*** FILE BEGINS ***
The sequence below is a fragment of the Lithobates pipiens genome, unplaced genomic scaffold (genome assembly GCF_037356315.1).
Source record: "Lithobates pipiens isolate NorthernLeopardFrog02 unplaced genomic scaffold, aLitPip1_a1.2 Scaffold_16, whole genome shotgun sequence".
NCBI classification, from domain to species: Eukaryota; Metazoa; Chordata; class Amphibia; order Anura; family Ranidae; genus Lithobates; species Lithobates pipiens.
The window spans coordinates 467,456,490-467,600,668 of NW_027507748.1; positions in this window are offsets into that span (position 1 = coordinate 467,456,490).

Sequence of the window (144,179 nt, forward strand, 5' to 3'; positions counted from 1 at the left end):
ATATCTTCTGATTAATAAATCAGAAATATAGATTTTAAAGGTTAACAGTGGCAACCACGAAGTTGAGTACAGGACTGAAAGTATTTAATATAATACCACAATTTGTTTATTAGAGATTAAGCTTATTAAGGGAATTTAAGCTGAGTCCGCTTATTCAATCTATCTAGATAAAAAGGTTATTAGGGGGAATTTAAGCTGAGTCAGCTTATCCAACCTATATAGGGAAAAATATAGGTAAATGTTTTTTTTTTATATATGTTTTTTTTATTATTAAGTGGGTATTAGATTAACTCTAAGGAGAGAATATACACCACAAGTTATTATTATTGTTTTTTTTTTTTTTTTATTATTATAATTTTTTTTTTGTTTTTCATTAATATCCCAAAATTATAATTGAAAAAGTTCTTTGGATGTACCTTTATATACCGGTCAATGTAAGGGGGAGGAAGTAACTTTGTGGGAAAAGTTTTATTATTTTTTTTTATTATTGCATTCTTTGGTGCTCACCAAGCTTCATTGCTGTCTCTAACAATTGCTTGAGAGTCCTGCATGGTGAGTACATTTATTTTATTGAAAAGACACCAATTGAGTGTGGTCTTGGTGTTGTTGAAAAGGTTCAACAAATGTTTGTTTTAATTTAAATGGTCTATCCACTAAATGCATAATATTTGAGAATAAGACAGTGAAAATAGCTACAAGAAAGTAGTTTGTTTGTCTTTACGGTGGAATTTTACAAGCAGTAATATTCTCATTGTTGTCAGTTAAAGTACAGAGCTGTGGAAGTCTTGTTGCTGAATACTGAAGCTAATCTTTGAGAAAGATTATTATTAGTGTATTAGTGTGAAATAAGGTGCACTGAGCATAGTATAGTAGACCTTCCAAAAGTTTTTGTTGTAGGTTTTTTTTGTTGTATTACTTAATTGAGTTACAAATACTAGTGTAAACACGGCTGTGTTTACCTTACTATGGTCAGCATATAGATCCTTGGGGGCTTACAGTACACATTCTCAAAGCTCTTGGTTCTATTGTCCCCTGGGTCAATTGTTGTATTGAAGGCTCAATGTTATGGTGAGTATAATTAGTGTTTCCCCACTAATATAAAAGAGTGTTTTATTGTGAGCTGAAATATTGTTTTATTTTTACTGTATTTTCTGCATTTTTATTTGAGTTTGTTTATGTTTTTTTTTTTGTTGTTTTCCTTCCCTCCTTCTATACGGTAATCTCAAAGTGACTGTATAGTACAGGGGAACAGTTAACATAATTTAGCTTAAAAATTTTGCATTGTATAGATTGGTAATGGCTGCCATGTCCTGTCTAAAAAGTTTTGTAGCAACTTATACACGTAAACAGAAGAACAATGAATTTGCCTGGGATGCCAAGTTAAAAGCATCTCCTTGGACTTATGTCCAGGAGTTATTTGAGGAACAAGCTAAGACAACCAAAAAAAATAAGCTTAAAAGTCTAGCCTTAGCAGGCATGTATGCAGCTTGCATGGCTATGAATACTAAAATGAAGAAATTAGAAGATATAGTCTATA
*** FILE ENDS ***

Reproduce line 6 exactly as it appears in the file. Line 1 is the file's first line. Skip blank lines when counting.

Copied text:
ATATCTTCTGATTAATAAATCAGAAATATAGATTTTAAAGGTTAACAGTGGCAACCACGAAGTTGAGTACAGGACTGAAAGTATTTAATATAATACCACAATTTGTTTATTAGAGATTAAGCTTATTAAGGGAATTTAAGCTGAGTCCGCTTATTCAATCTATCTAGATAAAAAGGTTATTAGGGGGAATTTAAGCTGAGTCAGCTTATCCAACCTATATAGGGAAAAATATAGGTAAATGTTTTTTTTTTATATATGTTTTTTTTATTATTAAGTGGGTATTAGATTAACTCTAAGGAGAGAATATACACCACAAGTTATTATTATTGTTTTTTTTTTTTTTTTATTATTATAATTTTTTTTTTGTTTTTCATTAATATCCCAAAATTATAATTGAAAAAGTTCTTTGGATGTACCTTTATATACCGGTCAATGTAAGGGGGAGGAAGTAACTTTGTGGGAAAAGTTTTATTATTTTTTTTTATTATTGCATTCTTTGGTGCTCACCAAGCTTCATTGCTGTCTCTAACAATTGCTTGAGAGTCCTGCATGGTGAGTACATTTATTTTATTGAAAAGACACCAATTGAGTGTGGTCTTGGTGTTGTTGAAAAGGTTCAACAAATGTTTGTTTTAATTTAAATGGTCTATCCACTAAATGCATAATATTTGAGAATAAGACAGTGAAAATAGCTACAAGAAAGTAGTTTGTTTGTCTTTACGGTGGAATTTTACAAGCAGTAATATTCTCATTGTTGTCAGTTAAAGTACAGAGCTGTGGAAGTCTTGTTGCTGAATACTGAAGCTAATCTTTGAGAAAGATTATTATTAGTGTATTAGTGTGAAATAAGGTGCACTGAGCATAGTATAGTAGACCTTCCAAAAGTTTTTGTTGTAGGTTTTTTTTGTTGTATTACTTAATTGAGTTACAAATACTAGTGTAAACACGGCTGTGTTTACCTTACTATGGTCAGCATATAGATCCTTGGGGGCTTACAGTACACATTCTCAAAGCTCTTGGTTCTATTGTCCCCTGGGTCAATTGTTGTATTGAAGGCTCAATGTTATGGTGAGTATAATTAGTGTTTCCCCACTAATATAAAAGAGTGTTTTATTGTGAGCTGAAATATTGTTTTATTTTTACTGTATTTTCTGCATTTTTATTTGAGTTTGTTTATGTTTTTTTTTTTGTTGTTTTCCTTCCCTCCTTCTATACGGTAATCTCAAAGTGACTGTATAGTACAGGGGAACAGTTAACATAATTTAGCTTAAAAATTTTGCATTGTATAGATTGGTAATGGCTGCCATGTCCTGTCTAAAAAGTTTTGTAGCAACTTATACACGTAAACAGAAGAACAATGAATTTGCCTGGGATGCCAAGTTAAAAGCATCTCCTTGGACTTATGTCCAGGAGTTATTTGAGGAACAAGCTAAGACAACCAAAAAAAATAAGCTTAAAAGTCTAGCCTTAGCAGGCATGTATGCAGCTTGCATGGCTATGAATACTAAAATGAAGAAATTAGAAGATATAGTCTATA